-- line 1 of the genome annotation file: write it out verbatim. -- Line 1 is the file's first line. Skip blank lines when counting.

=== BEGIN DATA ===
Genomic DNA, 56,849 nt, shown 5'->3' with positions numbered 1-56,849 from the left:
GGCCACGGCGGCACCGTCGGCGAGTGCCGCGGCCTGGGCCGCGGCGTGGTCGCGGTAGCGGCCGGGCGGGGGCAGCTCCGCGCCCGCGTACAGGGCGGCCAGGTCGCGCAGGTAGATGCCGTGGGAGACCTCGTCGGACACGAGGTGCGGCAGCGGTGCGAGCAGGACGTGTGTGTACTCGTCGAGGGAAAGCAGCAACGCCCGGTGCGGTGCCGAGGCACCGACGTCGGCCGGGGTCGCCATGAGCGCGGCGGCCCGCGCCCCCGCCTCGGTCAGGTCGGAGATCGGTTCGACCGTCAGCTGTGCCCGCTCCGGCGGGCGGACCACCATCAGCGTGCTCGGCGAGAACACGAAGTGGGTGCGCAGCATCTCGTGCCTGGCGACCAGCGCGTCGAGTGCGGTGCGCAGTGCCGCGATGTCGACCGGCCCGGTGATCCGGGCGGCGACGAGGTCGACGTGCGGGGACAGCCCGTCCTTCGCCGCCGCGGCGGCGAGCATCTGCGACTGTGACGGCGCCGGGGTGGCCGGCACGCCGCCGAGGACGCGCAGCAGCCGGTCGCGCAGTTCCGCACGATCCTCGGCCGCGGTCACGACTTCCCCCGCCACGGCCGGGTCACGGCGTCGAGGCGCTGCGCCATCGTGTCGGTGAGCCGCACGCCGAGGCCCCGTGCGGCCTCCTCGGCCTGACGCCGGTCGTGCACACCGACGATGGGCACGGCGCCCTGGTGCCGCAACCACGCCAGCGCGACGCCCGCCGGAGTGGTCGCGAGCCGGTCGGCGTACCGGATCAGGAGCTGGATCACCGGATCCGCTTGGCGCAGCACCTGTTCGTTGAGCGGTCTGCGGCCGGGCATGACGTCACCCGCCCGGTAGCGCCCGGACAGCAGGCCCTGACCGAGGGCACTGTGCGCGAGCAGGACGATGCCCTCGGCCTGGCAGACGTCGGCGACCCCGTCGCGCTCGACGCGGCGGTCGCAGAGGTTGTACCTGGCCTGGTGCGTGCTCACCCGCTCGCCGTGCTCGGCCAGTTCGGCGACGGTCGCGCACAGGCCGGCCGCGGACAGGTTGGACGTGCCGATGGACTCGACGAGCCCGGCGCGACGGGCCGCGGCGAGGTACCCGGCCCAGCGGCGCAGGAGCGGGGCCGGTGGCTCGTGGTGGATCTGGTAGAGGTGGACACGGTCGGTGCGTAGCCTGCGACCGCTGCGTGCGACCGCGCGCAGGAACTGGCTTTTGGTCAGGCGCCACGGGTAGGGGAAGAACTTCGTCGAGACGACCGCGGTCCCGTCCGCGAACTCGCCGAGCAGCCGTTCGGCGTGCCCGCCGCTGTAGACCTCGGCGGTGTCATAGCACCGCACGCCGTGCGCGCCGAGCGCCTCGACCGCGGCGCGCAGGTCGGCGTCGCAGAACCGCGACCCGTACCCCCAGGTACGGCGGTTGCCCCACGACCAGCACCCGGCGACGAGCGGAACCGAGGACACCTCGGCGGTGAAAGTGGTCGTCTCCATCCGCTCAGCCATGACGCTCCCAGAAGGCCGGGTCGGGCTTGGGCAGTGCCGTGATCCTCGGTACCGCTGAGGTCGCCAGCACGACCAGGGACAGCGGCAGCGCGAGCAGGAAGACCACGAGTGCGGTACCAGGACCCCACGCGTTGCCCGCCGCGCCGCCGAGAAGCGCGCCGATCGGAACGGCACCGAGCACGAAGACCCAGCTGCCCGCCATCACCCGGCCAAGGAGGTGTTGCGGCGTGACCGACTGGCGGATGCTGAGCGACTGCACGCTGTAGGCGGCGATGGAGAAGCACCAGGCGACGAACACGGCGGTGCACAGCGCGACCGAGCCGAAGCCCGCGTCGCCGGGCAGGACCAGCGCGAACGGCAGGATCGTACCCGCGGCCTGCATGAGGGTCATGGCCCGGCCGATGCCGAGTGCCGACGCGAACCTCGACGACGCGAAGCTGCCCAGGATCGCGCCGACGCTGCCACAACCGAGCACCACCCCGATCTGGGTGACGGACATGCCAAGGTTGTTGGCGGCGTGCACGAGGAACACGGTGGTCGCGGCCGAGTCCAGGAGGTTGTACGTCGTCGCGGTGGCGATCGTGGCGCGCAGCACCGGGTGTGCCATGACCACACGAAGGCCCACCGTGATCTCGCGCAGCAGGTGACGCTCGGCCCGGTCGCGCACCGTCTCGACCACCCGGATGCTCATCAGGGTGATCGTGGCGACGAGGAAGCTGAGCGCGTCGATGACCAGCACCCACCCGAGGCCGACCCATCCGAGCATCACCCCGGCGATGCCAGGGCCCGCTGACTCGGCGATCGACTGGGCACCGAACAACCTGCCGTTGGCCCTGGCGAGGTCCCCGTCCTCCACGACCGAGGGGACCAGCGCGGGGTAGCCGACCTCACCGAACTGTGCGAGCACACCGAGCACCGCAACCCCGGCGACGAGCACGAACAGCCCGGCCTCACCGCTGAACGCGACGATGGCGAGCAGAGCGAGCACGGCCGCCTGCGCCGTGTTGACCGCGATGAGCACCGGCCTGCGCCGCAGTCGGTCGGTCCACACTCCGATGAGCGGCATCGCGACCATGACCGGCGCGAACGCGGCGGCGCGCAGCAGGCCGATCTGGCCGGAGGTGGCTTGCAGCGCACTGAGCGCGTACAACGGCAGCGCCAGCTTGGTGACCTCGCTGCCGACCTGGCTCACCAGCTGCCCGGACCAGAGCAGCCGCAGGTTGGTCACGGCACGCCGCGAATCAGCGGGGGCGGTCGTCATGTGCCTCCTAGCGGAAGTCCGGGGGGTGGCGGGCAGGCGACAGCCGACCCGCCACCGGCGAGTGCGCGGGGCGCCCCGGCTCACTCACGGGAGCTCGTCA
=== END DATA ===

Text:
Genomic DNA, 56,849 nt, shown 5'->3' with positions numbered 1-56,849 from the left: